There are informal guidelines for reading types of literature. For instance, if it starts with “once upon a time in a far away land,” you may instantly spot the “genre.” Mary Ann Tolbert notes that genre can broadly cover archetypal plot patterns (e.g. tragedy, comedy), narrowly classify texts that possess related traits around plot points or characters or motifs in a certain category (e.g. novels, biography), or specifically describe features of a single text. She defines genre as “a prior agreement between authors and readers or as a set of shared expectations or as a consensus of ‘fore-understandings exterior to a text which enable us to follow that text’” [citing Kermode, The Genesis of Secrecy, 30] (Sowing the Gospel, 49). Richard Burridge explains that speaking or writing occur in a system of conventions (traits, rules, customs, necessities, properties that constitute verbal meaning) and genre is a contract between author and reader based on shared expectations about what traits make up an utterance (Graeco-Roman Biography, 34-36, 43-44; cf. Meagher, “Literary Uniqueness,” 205-6). John C. Meagher adds that a “unique genre” violates two standard assumptions in literary history: humans rarely have the ability to produce what is genuinely original, as novelty often relates to content rather than forms which are culturally conditioned, and meaning is understood in the context of shared conventions (211).
Form Critics and the Unique Kerygmatic Genre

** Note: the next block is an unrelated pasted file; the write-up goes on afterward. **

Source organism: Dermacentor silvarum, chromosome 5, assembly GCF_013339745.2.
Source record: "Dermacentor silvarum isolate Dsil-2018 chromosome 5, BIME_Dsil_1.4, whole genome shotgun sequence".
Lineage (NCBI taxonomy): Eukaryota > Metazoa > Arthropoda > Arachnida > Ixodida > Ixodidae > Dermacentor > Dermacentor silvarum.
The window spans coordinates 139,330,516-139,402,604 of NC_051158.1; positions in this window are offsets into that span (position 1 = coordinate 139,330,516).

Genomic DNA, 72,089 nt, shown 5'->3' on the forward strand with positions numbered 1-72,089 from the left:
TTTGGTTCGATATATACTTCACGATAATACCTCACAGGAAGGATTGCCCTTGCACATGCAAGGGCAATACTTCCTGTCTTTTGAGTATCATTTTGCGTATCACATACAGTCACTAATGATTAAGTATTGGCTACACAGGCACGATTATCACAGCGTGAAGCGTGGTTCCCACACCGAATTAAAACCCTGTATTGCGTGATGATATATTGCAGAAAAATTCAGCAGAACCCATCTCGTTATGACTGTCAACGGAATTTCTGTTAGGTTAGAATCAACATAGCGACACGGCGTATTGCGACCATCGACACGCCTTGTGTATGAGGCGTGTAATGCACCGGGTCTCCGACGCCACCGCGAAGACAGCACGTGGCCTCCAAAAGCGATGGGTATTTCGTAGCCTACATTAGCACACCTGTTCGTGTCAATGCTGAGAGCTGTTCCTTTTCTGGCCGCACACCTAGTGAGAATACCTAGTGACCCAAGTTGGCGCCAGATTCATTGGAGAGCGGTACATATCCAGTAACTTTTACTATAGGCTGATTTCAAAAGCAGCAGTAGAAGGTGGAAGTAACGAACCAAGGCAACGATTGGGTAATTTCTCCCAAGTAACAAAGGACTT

Dibelius judged early Christians to be unliterary persons with no need to record history in light of the imminent end of the age, so the only form Jesus traditions could be preserved was missionary preaching (kerygma) (Tradition, 60-61). The evangelists were not composers but collectors and editors (1, 3). Bultmann outlines how the proclamation (kerygma) about Easter became fixed in creeds (1 Cor 15:3-5) and was progressively expanded upon with prophetic proof-texts, rituals (e.g. baptism, Eucharist), miracles, pronouncement stories, and sayings once passed down separately for exhortation or instruction (Theology, 86). For Dibelius (5-6) and Bultmann (Tradition, 6-7), the closest analogy to the oral traditions are folktales, fairy-stories, folk songs, and cult legends (e.g. hagiography, rabbinic anecdotes, Hellenistic heroes). Schmidt saw the Gospels not as Hochliteratur (high literature); their traditions developed akin to German folktales (e.g. Dr. Faustus) or hagiographic tales in a cultic context and the Gospels lack an authorial “I” or distinct personality or intention of the author (“Literaturgeschichte,” 76, 82, 114). Boring adds that, unlike biographies, the Gospels juxtapose Jesus’ humanity and divinity via the secrecy motif, proclaim the climax of universal history, do not distinguish the past Jesus and present Lord, are made up of oral units formed by preaching, and express the Christ-event in parabolic imagery (Mark, 7-8). As kerygmatic narratives, they are in a category of their own (sui generis).
Criticisms: the evangelist’s limited literary ability has no implications for the genre they imitated, the diverse material originating on different occasions has no implications for the genre of the finished product, the view of the evangelists as compilers of tradition has given way to redaction and literary studies of them as creative authors, and a unique genre is a contradiction of terms (i.e. system of shared conventions).
- Boring, M. Eugene. Mark: A Commentary. The New Testament Library. Westminster John Knox Press: Louisville, London, 2006.
- Bultmann, Rudolf. The History of the Synoptic Tradition. Translated by John Marsh; Oxford: Basil Blackwell, 1972; The Theology of the New Testament: Volume I. New York: Schribner, 1951.
- Dibelius, Martin. From Tradition to Gospel. Translated by Bertram Lee Woolf. Cambridge: James Clarke, 1971.